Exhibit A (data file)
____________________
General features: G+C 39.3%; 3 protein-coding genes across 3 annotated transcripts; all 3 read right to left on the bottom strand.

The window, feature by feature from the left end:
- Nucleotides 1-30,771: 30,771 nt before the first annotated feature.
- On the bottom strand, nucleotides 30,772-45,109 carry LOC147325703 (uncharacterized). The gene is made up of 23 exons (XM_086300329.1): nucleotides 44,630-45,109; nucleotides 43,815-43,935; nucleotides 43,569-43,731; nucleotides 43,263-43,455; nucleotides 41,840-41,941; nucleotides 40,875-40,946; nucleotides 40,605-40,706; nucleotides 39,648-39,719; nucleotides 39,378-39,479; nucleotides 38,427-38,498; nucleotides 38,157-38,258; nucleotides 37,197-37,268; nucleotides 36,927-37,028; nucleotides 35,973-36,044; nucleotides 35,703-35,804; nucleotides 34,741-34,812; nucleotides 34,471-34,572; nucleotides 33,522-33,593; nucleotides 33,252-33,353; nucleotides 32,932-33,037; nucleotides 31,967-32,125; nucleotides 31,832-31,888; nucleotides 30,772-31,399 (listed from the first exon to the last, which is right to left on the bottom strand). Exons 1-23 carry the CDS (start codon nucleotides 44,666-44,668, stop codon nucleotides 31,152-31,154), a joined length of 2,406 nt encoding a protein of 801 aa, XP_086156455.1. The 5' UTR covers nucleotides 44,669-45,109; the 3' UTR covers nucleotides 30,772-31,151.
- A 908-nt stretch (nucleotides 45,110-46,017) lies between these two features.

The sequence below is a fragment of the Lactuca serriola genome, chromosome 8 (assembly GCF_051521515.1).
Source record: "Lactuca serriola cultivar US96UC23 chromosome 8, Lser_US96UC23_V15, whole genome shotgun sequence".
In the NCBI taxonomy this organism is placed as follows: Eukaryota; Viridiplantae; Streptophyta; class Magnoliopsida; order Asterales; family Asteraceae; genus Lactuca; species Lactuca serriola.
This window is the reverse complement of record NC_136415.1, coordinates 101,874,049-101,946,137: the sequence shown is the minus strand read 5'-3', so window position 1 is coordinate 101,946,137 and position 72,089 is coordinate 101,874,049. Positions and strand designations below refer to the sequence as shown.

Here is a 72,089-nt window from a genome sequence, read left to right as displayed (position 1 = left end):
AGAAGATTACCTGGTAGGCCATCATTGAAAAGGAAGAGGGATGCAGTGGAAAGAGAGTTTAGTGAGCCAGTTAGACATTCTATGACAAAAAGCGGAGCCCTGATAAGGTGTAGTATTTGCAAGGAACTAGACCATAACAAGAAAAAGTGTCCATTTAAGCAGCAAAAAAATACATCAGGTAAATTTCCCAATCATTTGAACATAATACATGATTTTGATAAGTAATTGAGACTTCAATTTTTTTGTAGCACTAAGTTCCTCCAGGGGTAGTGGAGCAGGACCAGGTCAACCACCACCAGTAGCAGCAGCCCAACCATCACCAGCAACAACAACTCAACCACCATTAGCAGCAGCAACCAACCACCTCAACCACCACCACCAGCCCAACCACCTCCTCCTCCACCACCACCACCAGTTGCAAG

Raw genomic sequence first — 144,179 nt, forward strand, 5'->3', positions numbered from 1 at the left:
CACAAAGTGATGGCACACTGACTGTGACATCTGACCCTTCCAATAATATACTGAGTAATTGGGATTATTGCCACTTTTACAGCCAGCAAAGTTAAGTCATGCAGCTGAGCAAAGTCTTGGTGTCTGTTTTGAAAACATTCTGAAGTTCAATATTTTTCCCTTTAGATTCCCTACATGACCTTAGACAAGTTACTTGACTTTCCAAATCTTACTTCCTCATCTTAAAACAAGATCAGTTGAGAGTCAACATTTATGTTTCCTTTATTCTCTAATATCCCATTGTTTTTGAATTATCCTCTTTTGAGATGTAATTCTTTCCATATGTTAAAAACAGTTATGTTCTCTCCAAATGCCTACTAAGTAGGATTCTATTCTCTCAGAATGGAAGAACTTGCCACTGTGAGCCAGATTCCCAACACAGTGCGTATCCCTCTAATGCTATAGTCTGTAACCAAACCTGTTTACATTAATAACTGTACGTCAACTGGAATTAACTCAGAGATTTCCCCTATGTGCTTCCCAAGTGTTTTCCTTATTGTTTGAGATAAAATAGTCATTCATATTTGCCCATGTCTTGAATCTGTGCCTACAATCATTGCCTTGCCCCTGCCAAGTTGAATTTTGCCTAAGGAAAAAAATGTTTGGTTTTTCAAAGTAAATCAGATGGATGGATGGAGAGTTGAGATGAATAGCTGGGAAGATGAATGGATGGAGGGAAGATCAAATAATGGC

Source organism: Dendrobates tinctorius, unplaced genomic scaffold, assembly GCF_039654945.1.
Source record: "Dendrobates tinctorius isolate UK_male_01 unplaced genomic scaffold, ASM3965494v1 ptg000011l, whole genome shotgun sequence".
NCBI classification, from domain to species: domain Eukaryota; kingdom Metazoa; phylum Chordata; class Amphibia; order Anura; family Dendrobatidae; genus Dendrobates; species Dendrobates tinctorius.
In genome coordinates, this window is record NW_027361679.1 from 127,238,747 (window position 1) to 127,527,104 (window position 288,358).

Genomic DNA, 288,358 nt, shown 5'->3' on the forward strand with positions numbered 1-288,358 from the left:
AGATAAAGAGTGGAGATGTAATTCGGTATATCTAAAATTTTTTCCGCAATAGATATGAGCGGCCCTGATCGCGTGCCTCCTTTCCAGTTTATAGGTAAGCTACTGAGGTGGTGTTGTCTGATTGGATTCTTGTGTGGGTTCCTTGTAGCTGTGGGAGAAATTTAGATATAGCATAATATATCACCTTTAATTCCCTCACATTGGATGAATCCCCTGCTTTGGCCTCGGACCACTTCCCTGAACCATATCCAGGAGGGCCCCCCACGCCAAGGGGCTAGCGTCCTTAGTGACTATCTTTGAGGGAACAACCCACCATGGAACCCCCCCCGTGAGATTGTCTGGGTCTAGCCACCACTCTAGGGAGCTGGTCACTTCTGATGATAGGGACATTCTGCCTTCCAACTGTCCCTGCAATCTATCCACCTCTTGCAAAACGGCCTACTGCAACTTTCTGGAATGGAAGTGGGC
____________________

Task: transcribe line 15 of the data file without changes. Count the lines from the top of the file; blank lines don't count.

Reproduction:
Source record: "Dendrobates tinctorius isolate UK_male_01 unplaced genomic scaffold, ASM3965494v1 ptg000011l, whole genome shotgun sequence".